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Hiking the Rogue River
Part One

In the Spring of 2000, Ed & Helen Bodington, and three friends, (Don, Carol, and Laura), walked about 40 miles along the Rogue River in southern Oregon.

By Ed Bodington

Hiking trips like this start at the Grave Creek Bridge on Galice Road, which winds 27 miles north of Grant's Pass via Merlin. The trail then contours along the north side of the river ending at Foster Bar, which is 35 miles from Gold Beach on the Pacific Ocean. We stayed at five out of the seven lodges along the way, so we didn't have to carry food, (except lunch), or sleeping equipment. It was wonderful to get to a lodge, take a hot shower, enjoy a happy hour, a good dinner, and then have a good night's sleep in a comfortable bed.

To make our trip even more enjoyable, we stayed at Morrison's Lodge on the Rogue River for two nights before beginning our trek. Morrison's is on Galice Road, not far from the trailhead. Meals at the lodge were marvelous, and served outside on a deck with an expansive view of the river. A serene and relaxing experience.

On the intervening day we visited the Foris Winery, where we tasted and purchased some excellent Pinot Noir to take home. Then it was off to a wild animal rehabilitation center, where we saw the only bears, and mountain lions of the trip. The center only takes wild animals, and if possible returns them to the wild after they have recovered from whatever trauma brought them there. They have many birds as well as mammals, such as bobcats, lynx and fox in addition to numerous bear and a few mountain lions.

Day 1: Grave Creek Bridge to Black Bar Lodge
(10 miles, 6 hours)

In the morning, we drove to Rogue Wilderness's office in Merlin, Oregon. Merlin is a small town just a few miles north of Grant's Pass. We were greeted by Bob and several other members of the company, who gave us our bag lunch for the day, and then last minute instructions about avoiding or shooing off bears and mountain lions. We bought some pepper spray cartridges to be used as a last resort on a bear or lion that wasn't scared off by noise, and two whistles to be used to announce our presence. We didn't see any bear or mountain lion at any time during the trip, but it's good to be prepared.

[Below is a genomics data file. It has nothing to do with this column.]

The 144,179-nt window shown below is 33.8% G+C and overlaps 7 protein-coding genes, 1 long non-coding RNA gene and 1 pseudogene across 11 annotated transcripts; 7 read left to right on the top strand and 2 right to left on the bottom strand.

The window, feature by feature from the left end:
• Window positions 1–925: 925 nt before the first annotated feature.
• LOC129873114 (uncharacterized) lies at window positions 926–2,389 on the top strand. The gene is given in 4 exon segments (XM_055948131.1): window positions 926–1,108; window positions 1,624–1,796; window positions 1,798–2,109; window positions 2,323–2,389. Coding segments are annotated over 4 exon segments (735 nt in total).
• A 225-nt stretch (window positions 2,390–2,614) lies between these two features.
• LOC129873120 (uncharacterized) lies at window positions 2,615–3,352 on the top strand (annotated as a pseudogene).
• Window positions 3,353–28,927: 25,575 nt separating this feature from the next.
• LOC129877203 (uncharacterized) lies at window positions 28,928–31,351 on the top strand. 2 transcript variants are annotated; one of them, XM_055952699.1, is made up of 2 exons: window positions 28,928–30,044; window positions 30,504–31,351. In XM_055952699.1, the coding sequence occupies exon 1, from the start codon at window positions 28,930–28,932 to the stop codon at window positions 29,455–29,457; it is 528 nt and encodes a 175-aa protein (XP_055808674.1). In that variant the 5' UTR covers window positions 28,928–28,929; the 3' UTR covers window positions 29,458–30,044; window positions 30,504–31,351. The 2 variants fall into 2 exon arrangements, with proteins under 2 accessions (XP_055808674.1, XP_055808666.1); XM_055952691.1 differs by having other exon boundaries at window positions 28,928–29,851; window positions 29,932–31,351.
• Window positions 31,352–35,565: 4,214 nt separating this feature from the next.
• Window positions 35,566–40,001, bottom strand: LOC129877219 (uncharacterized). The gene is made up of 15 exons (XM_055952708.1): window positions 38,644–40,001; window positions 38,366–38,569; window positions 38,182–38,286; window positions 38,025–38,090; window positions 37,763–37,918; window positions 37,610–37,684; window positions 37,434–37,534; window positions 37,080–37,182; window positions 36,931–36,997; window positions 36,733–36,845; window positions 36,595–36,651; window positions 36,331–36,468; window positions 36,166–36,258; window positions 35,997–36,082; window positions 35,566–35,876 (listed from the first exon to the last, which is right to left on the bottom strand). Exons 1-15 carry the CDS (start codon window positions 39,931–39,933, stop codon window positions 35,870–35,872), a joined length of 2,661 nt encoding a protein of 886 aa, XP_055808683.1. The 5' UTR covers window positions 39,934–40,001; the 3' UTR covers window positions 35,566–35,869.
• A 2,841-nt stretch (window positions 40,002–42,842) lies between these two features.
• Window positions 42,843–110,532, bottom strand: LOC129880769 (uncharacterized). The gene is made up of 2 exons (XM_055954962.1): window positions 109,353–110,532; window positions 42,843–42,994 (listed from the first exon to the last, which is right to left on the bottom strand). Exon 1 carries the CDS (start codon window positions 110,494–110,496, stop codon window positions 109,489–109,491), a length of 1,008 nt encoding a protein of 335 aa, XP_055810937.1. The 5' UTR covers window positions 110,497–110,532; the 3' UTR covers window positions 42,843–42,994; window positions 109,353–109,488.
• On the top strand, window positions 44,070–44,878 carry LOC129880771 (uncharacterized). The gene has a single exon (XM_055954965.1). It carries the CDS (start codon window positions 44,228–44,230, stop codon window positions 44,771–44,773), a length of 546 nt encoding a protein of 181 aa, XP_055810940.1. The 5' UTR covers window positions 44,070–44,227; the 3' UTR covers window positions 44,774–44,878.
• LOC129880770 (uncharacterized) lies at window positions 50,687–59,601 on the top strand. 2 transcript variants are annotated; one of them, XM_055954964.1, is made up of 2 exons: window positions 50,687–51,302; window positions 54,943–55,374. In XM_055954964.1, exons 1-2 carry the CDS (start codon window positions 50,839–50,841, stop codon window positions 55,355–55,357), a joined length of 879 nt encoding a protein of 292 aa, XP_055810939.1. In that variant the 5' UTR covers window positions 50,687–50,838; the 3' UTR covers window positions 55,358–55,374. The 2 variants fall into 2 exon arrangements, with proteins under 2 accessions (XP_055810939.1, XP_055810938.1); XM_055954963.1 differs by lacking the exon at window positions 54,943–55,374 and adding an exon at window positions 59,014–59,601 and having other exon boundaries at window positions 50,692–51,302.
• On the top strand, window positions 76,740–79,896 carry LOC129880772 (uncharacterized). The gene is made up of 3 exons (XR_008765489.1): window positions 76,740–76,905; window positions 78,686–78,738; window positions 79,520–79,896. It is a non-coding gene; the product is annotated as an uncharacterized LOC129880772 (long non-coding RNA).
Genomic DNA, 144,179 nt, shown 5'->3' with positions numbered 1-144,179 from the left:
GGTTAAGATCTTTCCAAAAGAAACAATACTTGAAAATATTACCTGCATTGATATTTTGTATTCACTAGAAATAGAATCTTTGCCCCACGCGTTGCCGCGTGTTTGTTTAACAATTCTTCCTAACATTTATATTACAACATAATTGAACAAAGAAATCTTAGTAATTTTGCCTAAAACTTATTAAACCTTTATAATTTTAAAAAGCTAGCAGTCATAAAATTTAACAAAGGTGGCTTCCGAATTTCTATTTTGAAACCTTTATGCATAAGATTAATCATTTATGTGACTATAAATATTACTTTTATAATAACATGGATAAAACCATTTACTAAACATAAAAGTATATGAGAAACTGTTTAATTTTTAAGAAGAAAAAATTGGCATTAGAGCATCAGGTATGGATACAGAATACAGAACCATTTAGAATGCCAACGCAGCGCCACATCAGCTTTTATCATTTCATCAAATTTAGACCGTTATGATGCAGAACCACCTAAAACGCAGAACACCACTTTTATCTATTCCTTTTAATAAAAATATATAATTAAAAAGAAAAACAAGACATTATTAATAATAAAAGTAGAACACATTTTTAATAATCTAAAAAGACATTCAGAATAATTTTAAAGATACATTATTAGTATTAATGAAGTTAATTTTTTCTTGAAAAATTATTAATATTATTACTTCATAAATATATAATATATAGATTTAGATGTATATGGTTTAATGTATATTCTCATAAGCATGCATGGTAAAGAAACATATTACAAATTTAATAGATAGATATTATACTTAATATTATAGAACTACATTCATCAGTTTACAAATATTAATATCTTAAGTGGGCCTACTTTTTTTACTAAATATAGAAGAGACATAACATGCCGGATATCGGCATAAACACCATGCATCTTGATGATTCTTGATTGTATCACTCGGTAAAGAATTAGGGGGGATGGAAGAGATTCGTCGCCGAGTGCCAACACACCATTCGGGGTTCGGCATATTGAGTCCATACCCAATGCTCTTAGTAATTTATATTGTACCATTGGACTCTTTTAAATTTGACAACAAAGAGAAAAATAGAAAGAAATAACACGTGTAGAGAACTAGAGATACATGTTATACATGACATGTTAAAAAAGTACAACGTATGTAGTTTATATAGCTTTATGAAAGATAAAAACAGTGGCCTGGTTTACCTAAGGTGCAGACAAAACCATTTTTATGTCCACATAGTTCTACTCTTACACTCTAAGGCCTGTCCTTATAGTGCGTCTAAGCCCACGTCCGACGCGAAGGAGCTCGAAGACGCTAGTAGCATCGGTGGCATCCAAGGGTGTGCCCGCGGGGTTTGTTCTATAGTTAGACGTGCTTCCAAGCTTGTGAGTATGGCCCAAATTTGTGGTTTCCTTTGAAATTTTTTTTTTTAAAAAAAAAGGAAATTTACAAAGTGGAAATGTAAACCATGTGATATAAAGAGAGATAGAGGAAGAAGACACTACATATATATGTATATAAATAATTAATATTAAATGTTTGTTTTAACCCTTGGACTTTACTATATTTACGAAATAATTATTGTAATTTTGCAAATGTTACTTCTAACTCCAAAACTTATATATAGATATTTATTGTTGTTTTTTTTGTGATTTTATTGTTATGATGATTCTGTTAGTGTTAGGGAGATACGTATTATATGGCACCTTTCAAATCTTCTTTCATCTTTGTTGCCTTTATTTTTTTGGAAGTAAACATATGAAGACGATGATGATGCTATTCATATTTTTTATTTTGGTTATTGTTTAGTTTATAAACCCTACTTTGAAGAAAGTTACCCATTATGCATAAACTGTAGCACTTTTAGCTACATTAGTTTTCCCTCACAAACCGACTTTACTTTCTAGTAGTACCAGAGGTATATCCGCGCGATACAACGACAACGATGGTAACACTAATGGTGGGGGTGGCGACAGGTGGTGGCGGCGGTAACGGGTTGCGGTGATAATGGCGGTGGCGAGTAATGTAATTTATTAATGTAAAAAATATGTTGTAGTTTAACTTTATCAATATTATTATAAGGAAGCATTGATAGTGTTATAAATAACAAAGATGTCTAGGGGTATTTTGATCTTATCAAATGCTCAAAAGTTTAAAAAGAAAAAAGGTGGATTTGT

Starting on the trailWe boarded the Rogue Wilderness van after our light packs were fastened on top, and were transported to the trailhead at the Grave Creek Bridge. The river, which had been heading generally north from Grant's Pass, makes a sharp left turn here and heads west. This trailhead is also a rafter's put-in spot, and many parties were loading rafts with supplies, and pushing off into the current.

We shouldered our light packs, and started on the trail at about 10:20 a.m. The river canyon in this area is narrow and steep sided, with cliffs dropping to the water, so our trail climbed up to the top of the cliff on the north side. The trail then goes sometimes up and sometimes down, following the contours of the rock strata. The trail here is in very good condition, and three or four feet wide, so we felt at ease even though we were walking right along a ledge carved out of the cliff.

Our views of the river were excellent, and it was fun to watch rafters go through several rapids, screaming, yelling and then laughing with relief after a successfull transit. We didn't see anyone attempting Rainie Falls, which is one of the few class five rapids on the river. Rafters usually walk around, and float the boat down a fish ladder on the north side, keeping it under control with lines to shore.